The Haqqani terrorist group kept Sgt. Bowe Bergdahl in relatively good health the past five years because it was always its goal to trade him, U.S. officials said Tuesday.
But the last “proof-of-life” video the Haqqani network recorded showed Sgt. Bergdahl looking haggard and perhaps bruised. One U.S. official said intelligence analysts believe the soldier may have been made to look ill as a ploy to convince Washington he was in failing health and needed to be freed promptly. The video was produced in December and obtained by U.S. military in January.
Defense Secretary Chuck Hagel cited Sgt. Bergdahl’s health as a prime factor in trading five senior Taliban commanders for his release.
Before that, officials said Sgt. Bergdahl was fed, clothed in local garb and allowed to exercise, and he wrote at least one letter home to Hailey, Idaho.
The U.S.-designated terrorist group wanted the release of senior Taliban fighters who one day could help bring down the new democracy in Afghanistan, so the sergeant’s health was important, a U.S. official said. The official and other sources for this report requested anonymity in order to discuss sensitive matters freely.
The details of Sgt. Bergdahl’s day-to-day existence are sketchy, but U.S. authorities believe he was moved among various compounds in Pakistan controlled by the Haqqani network, a family-led band of terrorists that operates with near impunity as its operatives cross into Afghanistan to conduct attacks and kill Americans.
Sgt. Bergdahl, 28, is in a military hospital in Germany, where he is undergoing a step-by-step reintegration program that will lead to a detailed debriefing of how he was captured and treated and what he saw in captivity.
Some tidbits relayed to the U.S. command in Afghanistan came from sources with shaky reliability. Still, when Navy SEALs took possession of him Saturday, Sgt. Bergdahl was walking and talking and did not seem to have serious medical problems.
“He was in fair condition physically when we received him, so it appears he was cared for somewhat adequately,” a Pentagon official said. “But he needs to be debriefed for us to really get a sense of that. All the information during his captivity came from sources with questionable reliability, but they also indicated he wasn’t abused.”
A former special operations official said, “There was no more concern today about his health as a prisoner of terrorists than there was last year. They could kill him at any moment, then or now.”
A third source, an adviser to U.S. Special Operations Command, said, “In all the intelligence reports I saw, there was no indication he was mistreated to the level of abuse.”
Previous publicly released videos showed Sgt. Bergdahl declaring himself “physical fit” and doing leg squats. In another, he pleaded, “Get me to be released.”
He also said, “I’m scared. I want to be able to go home.”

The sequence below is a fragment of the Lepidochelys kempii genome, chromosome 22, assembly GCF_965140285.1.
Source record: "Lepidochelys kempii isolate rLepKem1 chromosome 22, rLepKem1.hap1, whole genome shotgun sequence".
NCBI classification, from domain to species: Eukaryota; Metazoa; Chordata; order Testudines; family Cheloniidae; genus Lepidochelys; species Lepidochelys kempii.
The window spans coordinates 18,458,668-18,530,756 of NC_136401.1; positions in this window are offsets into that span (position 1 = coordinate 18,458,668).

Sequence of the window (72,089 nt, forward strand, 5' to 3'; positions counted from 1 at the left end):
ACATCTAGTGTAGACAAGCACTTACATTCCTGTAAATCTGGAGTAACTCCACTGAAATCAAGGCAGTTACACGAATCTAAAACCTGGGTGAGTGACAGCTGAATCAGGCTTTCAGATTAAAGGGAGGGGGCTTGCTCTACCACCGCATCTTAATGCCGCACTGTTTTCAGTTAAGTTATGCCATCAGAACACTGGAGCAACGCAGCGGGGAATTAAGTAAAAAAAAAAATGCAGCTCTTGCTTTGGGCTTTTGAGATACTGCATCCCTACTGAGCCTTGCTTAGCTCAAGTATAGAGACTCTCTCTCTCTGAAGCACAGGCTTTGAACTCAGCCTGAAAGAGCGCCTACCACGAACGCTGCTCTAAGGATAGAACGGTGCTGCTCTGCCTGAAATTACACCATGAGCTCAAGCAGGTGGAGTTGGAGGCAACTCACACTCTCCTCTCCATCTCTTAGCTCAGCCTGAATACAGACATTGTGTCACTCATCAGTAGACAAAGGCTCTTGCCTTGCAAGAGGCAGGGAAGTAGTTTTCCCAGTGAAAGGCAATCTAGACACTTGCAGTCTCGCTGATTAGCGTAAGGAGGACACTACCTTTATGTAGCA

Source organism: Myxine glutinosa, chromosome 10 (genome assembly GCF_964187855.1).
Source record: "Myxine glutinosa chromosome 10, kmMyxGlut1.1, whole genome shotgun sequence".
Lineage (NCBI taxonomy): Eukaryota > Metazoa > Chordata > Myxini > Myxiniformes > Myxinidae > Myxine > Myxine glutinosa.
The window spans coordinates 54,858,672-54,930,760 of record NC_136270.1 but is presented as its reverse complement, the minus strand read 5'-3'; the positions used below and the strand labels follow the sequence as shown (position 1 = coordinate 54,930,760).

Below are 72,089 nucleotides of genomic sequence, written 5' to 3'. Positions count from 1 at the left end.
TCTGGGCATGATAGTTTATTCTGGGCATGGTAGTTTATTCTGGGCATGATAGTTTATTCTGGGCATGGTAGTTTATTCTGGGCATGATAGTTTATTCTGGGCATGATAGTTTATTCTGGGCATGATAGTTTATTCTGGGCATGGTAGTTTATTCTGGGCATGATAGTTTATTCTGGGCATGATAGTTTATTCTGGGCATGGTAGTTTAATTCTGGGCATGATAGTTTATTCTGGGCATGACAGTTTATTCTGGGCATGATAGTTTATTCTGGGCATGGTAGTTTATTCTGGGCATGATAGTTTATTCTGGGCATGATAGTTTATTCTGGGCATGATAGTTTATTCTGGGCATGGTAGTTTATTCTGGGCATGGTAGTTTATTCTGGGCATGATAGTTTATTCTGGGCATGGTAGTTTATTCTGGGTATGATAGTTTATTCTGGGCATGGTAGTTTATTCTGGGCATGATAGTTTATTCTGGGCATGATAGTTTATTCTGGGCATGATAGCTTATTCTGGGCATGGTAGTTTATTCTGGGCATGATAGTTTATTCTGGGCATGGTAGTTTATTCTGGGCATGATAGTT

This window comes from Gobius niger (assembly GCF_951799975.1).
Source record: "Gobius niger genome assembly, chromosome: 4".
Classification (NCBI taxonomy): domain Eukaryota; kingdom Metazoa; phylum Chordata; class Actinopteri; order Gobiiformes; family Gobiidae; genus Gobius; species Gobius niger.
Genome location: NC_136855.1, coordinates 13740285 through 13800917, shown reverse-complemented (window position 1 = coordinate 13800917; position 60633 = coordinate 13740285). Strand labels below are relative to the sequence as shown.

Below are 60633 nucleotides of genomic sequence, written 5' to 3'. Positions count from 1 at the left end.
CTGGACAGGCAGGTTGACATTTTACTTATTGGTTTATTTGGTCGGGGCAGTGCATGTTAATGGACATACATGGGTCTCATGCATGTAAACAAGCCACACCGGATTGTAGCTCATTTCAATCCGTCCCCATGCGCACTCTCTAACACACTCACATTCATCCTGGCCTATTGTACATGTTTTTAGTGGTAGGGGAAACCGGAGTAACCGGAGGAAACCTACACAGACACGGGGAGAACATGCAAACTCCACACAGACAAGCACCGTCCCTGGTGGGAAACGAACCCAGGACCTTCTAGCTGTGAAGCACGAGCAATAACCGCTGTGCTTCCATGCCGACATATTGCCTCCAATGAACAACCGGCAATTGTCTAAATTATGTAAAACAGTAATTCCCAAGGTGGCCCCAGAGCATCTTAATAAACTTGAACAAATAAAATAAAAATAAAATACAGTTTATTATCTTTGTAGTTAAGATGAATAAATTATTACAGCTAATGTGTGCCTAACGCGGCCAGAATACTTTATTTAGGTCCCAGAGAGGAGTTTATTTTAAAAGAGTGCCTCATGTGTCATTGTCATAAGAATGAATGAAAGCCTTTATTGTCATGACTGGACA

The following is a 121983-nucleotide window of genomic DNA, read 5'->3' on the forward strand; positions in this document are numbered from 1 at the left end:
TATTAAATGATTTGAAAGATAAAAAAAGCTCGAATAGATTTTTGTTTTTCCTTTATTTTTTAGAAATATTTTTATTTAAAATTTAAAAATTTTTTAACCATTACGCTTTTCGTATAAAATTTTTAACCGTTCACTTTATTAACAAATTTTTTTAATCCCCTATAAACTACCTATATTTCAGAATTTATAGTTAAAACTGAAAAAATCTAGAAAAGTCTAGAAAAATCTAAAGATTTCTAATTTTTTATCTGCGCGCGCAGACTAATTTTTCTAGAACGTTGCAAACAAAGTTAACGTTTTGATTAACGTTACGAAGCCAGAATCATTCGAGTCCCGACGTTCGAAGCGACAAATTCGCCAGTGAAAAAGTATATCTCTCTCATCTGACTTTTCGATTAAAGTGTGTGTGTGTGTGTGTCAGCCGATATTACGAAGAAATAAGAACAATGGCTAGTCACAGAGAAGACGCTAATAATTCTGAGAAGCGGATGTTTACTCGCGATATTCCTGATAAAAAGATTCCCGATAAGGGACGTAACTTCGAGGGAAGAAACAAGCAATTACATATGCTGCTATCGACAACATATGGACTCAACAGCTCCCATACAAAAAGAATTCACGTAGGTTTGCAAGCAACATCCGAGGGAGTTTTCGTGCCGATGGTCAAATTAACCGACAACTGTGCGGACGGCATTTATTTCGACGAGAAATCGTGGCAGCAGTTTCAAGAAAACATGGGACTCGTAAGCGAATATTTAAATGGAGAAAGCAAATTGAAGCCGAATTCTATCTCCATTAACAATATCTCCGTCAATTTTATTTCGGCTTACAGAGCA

Another proof-of-life item emerged last June, when his parents in Idaho received their son’s handwritten letter via the International Committee of the Red Cross.
“He was scripted and redacted, but he was no doubt alive and his faculties fully functioning as of two months ago,” Robert Bergdahl told a family friend, according to CBS-TV affiliate KBOI. “They are being very careful with him. He is still highly valued at high levels.”
The military does know some details about his first day as a captive, June 30, 2009, when he failed to answer a morning roll call. His absence ignited an instant skirmish as hundreds of soldiers and special operations troops went on direct-action missions against the Taliban in hopes of finding him. They searched everything from bunkers to latrines.
Some commandos secretly went across the Pakistani border, according to the former special operations official.
“Additional forces were moving into the area to place blocking positions and conduct searches based on all of the aerial and ground-based intelligence sources available throughout the day and through the night,” said a June 30 military command message posted on the whistleblower site WikiLeaks.
Communication intercepts revealed that a soldier with a camera was walking around asking whether anyone spoke English.
Hours later, intercepts said the Taliban had captured a soldier.
The last promising lead was later that day. Sgt. Bergdahl was seen in a black Toyota, a bag over his head, dressed in khakis and being escorted by three to five motorcycles. Then he was gone.
He did not re-emerge until he was seen in a video under the Haqqani network’s control, kneeling at a table framed by a white backdrop.
At one point, a Taliban commander claimed Sgt. Bergdahl, whose emails home showed he was disenchanted with the war, was helping the enemy plan attacks.
“No indicators at all,” the Pentagon official said.
As to why no commando rescue mission was dispatched, the source said one big reason was that it would have involved another complicated and risky mission inside Pakistan on a scale of the May 2011 raid to kill Osama bin Laden. That incursion roiled relations with Pakistan and enraged local politicians.
Penetrating the lightly guarded bin Laden compound was one thing. Surprising and defeating nearly a dozen hardened Haqqani fighters would require a much larger operation, the source said.